The chance to experiment is what draws designer Jeanette Oi-Suk Yew to theatre. It’s not the kind of experimentation that can be found in a scientist’s lab but the kind that must be shared on any given night among 200, 500, or more people. The results, Yew said, are based on the energy in the room.
“Without the audience, you never know if your experimentation is going to work or not,” Yew said. “Particularly for new work. I find it super exciting that it’s such an alive way of doing experimentation: finding out what moves human beings in the present. It is never past-tense, it is always in the present.”
Yew, a lighting, projection, and puppetry designer based in New York, wasn’t always the theatrical scientist she is now. Born in Detroit, Yew was raised in Hong Kong. She recalled seeing her first live performance at 12 years old: a production of Waiting for Godot.
“I had no idea what it was about,” Yew said. “I just remember the energy of a collective group of people in the room was really interesting. That left an imprint on me. At the same time I never thought this was something that I would personally do.”
In fact, when Yew moved back to the United States for college at the University of Washington, she double majored in business and theatre. After finishing her business degree, she was offered a job and she took it, leaving with a year of her theatre credits left unfinished.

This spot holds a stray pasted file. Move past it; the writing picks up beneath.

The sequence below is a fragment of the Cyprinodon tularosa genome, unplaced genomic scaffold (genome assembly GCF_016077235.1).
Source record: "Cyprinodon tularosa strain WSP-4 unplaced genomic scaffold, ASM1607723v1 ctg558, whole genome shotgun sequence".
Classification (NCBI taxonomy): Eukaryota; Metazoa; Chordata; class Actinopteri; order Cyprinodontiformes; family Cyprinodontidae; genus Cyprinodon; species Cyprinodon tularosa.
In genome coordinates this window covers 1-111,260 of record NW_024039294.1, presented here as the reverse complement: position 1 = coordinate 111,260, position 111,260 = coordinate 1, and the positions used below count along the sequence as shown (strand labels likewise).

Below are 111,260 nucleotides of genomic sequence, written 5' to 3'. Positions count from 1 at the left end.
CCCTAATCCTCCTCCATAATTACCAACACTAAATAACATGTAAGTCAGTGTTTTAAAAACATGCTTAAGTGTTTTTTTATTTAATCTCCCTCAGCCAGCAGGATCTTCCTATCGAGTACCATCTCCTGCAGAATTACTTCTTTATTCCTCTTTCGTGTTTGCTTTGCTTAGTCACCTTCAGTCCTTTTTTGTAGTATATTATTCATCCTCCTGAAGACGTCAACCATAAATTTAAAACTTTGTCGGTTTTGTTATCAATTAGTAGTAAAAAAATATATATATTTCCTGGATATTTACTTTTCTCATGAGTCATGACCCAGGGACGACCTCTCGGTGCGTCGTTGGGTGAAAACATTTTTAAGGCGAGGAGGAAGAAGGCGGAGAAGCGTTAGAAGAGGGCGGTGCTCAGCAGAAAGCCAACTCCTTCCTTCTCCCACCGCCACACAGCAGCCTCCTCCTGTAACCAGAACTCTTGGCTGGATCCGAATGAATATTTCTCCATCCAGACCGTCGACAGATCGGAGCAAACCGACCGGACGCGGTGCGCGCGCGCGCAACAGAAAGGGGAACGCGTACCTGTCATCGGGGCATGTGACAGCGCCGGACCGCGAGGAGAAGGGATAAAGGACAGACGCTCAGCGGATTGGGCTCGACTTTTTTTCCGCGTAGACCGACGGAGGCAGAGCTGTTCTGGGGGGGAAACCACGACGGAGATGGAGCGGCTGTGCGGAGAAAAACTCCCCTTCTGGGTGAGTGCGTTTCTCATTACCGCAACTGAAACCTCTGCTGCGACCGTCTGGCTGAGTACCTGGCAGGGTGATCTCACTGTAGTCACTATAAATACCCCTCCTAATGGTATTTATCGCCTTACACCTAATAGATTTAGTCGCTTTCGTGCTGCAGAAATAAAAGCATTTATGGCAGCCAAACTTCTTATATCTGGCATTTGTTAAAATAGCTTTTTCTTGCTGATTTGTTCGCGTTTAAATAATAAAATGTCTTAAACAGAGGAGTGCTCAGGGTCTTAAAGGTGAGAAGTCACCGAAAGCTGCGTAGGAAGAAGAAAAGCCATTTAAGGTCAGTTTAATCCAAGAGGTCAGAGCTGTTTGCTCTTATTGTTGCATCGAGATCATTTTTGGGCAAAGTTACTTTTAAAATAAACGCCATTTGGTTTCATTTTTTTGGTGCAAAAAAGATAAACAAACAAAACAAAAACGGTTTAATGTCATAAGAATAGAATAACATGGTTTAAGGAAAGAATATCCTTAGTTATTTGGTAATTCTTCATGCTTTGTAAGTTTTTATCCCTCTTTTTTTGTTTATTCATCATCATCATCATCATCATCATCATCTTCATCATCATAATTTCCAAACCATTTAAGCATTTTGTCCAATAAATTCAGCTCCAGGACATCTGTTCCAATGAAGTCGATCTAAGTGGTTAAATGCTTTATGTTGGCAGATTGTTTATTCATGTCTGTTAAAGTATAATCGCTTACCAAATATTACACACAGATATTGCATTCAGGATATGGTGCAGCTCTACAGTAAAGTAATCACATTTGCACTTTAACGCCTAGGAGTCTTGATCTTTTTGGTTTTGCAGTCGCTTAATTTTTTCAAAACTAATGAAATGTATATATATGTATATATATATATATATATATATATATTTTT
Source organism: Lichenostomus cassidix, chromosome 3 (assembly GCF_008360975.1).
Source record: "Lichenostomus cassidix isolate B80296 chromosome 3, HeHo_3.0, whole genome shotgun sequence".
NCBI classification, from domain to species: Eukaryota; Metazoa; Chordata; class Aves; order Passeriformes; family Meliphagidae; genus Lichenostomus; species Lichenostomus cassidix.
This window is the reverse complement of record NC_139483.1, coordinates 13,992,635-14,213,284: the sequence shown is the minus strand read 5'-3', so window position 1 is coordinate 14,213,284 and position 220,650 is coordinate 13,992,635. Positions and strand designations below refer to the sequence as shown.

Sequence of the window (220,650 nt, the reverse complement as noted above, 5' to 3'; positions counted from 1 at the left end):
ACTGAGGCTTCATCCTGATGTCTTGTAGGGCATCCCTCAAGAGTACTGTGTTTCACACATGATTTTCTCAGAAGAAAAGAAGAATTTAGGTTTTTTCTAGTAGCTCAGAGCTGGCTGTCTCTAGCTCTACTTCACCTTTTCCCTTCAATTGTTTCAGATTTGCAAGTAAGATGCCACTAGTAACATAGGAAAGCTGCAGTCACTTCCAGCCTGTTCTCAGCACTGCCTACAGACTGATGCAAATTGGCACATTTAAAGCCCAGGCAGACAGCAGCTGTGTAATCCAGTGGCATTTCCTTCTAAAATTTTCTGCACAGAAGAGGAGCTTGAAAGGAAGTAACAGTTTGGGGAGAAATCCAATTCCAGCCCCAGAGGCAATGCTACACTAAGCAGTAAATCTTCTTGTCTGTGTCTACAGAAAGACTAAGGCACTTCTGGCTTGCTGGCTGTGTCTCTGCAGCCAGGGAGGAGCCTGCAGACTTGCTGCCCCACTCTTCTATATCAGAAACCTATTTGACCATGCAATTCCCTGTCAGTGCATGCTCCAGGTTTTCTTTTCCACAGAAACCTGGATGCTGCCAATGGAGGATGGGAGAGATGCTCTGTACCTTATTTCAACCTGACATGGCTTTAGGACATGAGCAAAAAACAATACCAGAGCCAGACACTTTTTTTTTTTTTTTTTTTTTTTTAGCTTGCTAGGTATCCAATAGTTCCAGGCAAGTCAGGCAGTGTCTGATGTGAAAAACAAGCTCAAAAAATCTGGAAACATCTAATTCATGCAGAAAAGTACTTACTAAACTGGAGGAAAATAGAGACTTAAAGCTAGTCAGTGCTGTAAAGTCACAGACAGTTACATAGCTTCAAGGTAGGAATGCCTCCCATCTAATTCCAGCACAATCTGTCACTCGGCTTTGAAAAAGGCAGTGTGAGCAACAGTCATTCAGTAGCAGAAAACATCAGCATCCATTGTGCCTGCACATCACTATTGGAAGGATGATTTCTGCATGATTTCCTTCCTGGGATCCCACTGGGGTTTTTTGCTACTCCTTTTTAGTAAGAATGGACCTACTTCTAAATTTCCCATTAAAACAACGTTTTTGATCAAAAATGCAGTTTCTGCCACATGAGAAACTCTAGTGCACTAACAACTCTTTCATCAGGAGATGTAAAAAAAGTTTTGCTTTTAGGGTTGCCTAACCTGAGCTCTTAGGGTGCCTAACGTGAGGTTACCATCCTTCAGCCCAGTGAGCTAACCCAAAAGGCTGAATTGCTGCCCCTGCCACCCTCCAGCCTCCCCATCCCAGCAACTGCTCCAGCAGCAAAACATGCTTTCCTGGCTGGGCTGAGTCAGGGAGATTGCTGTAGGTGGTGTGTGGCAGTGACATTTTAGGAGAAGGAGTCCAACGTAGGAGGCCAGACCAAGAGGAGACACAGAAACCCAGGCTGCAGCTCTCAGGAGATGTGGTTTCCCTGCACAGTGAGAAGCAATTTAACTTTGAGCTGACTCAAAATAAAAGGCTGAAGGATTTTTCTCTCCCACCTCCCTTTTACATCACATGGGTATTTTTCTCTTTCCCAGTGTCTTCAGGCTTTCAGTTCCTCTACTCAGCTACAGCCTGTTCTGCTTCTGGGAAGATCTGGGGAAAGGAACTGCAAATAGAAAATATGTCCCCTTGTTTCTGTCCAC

But she wasn’t done with the theatre. Seattle, she reasoned, had a vibrant enough theatre scene that she could always volunteer and keep her hand in. So Yew dabbled behind the scenes in theatre as a kind of hobby, which is how she discovered a special affinity for lighting design.
“Eventually, one day, I just decided that I don’t want to live life with regrets,” Yew explained. “I decided that I should go to grad school and see if I can be a professional lighting designer.”
It was at California Institute of the Arts where HERE producing director Meredith Lynsey Schade first encountered Yew, who was pursuing her masters degree. While they didn’t work together at CalArts, Schade said, she brought Yew in as one of the designers on Erik Ehn’s Soulographie, a 17-play cycle on human rights issues that was performed at La MaMa in 2012.
“I quickly realized that she was probably the hardest-working lighting designer that I’ve ever met,” Schade said. “She is in it for the work, and she’s in it for the joy of creation and collaboration.”
On top of that, Schade effused, Yew has become an important mentor to young designers, providing them with opportunities and introducing them to the industry. Yew currently teaches at New York University’s Tisch School of the Arts as the head of lighting design training in the production and design studio.
Yew, who received 2018 Lortel and Drama Desk award nominations for her lighting design for KPOP, recently joined director Diane Paulus on the new play Gloria: A Life. Based on the life of Gloria Steinem and written by Emily Mann, Gloria: A Life is currently running at Off-Broadway’s Daryl Roth Theatre. Raved Paulus of Yew, “She has a deep understanding of collaboration. She is a real team player, and brings a wonderful positive energy into the room.”
Looking forward, Yew said she’s not seeking any specific type of work. From lighting to projection to puppetry, she said she enjoys the variety she’s been able to find.
“I don’t want to lock myself into saying that these are the kinds of work that I really like to do,” she said. “I just think it takes us doing all variety of work to access the human experience.” Experimenting, you might say.